goldfishboy
Member
Member # 142

 - posted      Profile for goldfishboy     Send New Private Message       Edit/Delete Post 
It's quintessentially "off the wall", but I really like the Unfinished Music No. 1. Two Virgins album he did in collaboration with Ono, which came out the same year as the Beatles' white album. Freaks me out to think of this genial, half-jaded, narcoleptic 60s pop icon and his maligned and enigmatic spouse spawning the idea of dirty, malevolent ambient music more than 30 years before FSOL, Meat Beat Manifesto et al.
Posts: 170 | From: here to eternity, without in-betweens | Registered: May 2002  |  IP: Logged | Report this post to a Moderator
Duncan Gardner
Member
Member # 149

 - posted      Profile for Duncan Gardner     Send New Private Message       Edit/Delete Post 
Wyatt has a point- Lennon's best Beatle tunes were before Sergeant Pepper (I can't listen to Tomorrow never knows, it's like a song Radiohead rejected).

JS Bach might have something to say about the plundering of Procol Harum melodies!

Posts: 2121 | From: the Underworld | Registered: May 2002  |  IP: Logged | Report this post to a Moderator
Joe Public
Member
Member # 48

 - posted      Profile for Joe Public     Send New Private Message       Edit/Delete Post 
I would tend to agree with Clayhanger on this one. The obvious tragedy of Lennon's death will always be offset by the fact that his 'radical' image will remain untarnished by age. Whilst like FHW I disliked McCartney's performance intensely the other night I do concede that he never really bought into any anti-establishment rhetoric on a grand scale and I guess royal garden parties are an inevitable result of his ageing process. I mean, what has he got to be bolshy about?

And regardless of any Beatles debate what McCartney gave to the world was his magical first solo album. Great songs of a great writer and singer completely at ease with himself. Timeless. For this album alone I can forgive him anything.

[ 07-06-2002, 19:18: Message edited by: Dame Sybill Thorndike ]

Posts: 4524 | From: The North-West Frontier | Registered: May 2002  |  IP: Logged | Report this post to a Moderator
G-Man
Member
Member # 104

 - posted      Profile for G-Man     Send New Private Message       Edit/Delete Post 
For a soing so despised, Tomorrow Never Knows is getting awful lot of namechecks on OTF these days. In the spirit thereof, a little trivia question: Which OTFer was born on the day Tomorrow Never Knows was recorded. He has mentioned that fact once or twice before.
Posts: 22308 | From: one floor to another | Registered: May 2002  |  IP: Logged | Report this post to a Moderator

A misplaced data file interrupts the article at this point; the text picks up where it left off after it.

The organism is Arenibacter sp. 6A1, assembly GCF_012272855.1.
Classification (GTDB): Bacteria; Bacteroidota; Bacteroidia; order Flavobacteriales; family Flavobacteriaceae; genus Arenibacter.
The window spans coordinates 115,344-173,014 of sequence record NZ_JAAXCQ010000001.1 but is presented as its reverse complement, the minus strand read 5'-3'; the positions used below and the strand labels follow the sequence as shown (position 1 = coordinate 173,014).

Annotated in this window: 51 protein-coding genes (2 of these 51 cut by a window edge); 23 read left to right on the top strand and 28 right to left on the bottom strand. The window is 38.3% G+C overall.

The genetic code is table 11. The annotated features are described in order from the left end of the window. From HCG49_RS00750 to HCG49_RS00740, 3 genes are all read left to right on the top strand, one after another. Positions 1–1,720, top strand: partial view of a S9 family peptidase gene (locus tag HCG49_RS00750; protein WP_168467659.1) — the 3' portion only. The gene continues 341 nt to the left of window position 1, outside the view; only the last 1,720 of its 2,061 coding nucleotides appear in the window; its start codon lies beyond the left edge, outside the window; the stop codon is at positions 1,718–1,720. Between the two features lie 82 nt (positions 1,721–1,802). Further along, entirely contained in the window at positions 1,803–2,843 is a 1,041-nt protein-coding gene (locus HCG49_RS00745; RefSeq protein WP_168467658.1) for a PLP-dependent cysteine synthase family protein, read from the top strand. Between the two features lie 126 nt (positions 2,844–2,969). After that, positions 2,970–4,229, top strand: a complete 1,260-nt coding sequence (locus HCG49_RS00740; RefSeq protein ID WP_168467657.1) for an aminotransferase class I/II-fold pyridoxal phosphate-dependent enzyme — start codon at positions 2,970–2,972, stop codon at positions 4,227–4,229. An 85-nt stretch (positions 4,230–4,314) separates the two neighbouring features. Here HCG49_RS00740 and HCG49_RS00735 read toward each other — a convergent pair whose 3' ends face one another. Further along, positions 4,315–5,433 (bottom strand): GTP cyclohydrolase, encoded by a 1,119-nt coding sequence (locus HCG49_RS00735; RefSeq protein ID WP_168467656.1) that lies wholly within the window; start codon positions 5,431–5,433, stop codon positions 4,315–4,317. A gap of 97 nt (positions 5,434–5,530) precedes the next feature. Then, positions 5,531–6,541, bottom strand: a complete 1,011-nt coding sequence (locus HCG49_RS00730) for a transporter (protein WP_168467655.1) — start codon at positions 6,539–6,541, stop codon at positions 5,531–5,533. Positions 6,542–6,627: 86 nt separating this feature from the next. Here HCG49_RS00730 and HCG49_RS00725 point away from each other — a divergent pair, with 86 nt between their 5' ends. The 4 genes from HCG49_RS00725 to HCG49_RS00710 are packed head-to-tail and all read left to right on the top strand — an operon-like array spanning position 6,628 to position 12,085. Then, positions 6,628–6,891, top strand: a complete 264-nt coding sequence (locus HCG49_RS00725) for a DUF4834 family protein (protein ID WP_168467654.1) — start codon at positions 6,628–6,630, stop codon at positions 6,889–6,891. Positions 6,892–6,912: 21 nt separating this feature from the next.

<Not G-Man>
unregistered


 - posted            Edit/Delete Post 
It's either Fitter Happier or Fartle, isn't it? But which one?
IP: Logged | Report this post to a Moderator
ad hoc
Member
Member # 52

 - posted      Profile for ad hoc     Send New Private Message       Edit/Delete Post 
Agree with the majority view on Lennon's fall from grace. Coincidentally this occurred around the same time he was (a) being told he was a genius and (b) starting to take hallucinogenic drugs. These two combined, I feel, contributed greatly to his decline. You can almost imagine him out of his gourd writing down the lyrics to I am the Walrus thinking, "Yeah, man, this is the best shit I've ever written", and then waking up next day, reading them and saying to himself "Oh, shit, this is crap. Still never mind eh, we can do the song anyway and people will think it's great whatever."
Posts: 14456 | From: Magyaristan | Registered: May 2002  |  IP: Logged | Report this post to a Moderator
Peter O'Hanraha-hanrahan
Member
Member # 39

 - posted      Profile for Peter O'Hanraha-hanrahan     Send New Private Message       Edit/Delete Post 
Hang on... G-Man and Fartle aren't the same person?
Posts: 10341 | From: London Overground | Registered: May 2002  |  IP: Logged | Report this post to a Moderator
Domestiques
Member
Member # 64

 - posted      Profile for Domestiques     Send New Private Message       Edit/Delete Post 
my opinion is one, lennon never jumped the shark. in fact if anyone does a favourite song of all time thread my favourite song ever is a lennon song that was very late in his career, nobody loves you when youre down and out. secondly although his veil slipped he was a socialist, who was anti monarchy. and although he was mates with elton et al, he would not stoop so low as to play the palace, storm it yes but play it no. mccartney is nothing more than a twatting court jester playing for the german bints edification.
finally and this is only speculation, but I think he would have probably curated meltdown, collaberated with sonic youth and been politically active along the same lines as bongo out of u2.
but of course he isnt alive, and he never went shit, he wrote songs that were great, its what the public did with them that made them shit.

Posts: 337 | From: upstairs back bedroom | Registered: May 2002  |  IP: Logged | Report this post to a Moderator
Wyatt Earp
Member
Member # 108

 - posted      Profile for Wyatt Earp     Send New Private Message       Edit/Delete Post 
I disagree with all of that, except I agree that "Bongo" is a much better name for Dublin's sunglass-wearing egotist.
Posts: 19927 | From: the Cryptic Cabal | Registered: May 2002  |  IP: Logged | Report this post to a Moderator
  This topic comprises 2 pages: 1  2   

   Close Topic   Feature Topic   Move Topic   Delete Topic next oldest topic   next newest topic
Hop To:


Contact Us | WSC

Powered by Infopop Corporation
UBB.classic™ 6.7.2

    This board has been transferred to www.wsc.co.uk,

    why not join us there